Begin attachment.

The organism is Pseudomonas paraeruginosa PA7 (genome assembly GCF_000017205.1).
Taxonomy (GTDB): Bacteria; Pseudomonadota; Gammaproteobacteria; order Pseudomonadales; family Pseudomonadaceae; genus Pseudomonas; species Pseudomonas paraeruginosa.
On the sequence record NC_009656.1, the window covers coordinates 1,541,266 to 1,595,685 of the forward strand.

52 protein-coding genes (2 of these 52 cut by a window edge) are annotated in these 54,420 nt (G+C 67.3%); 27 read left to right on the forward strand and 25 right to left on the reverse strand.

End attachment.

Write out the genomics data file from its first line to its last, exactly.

The organism is Pseudomonas paraeruginosa PA7 (genome assembly GCF_000017205.1).
Taxonomy (GTDB): Bacteria; Pseudomonadota; Gammaproteobacteria; order Pseudomonadales; family Pseudomonadaceae; genus Pseudomonas; species Pseudomonas paraeruginosa.
On the sequence record NC_009656.1, the window covers coordinates 1,541,266 to 1,595,685 of the forward strand.

52 protein-coding genes (2 of these 52 cut by a window edge) are annotated in these 54,420 nt (G+C 67.3%); 27 read left to right on the forward strand and 25 right to left on the reverse strand.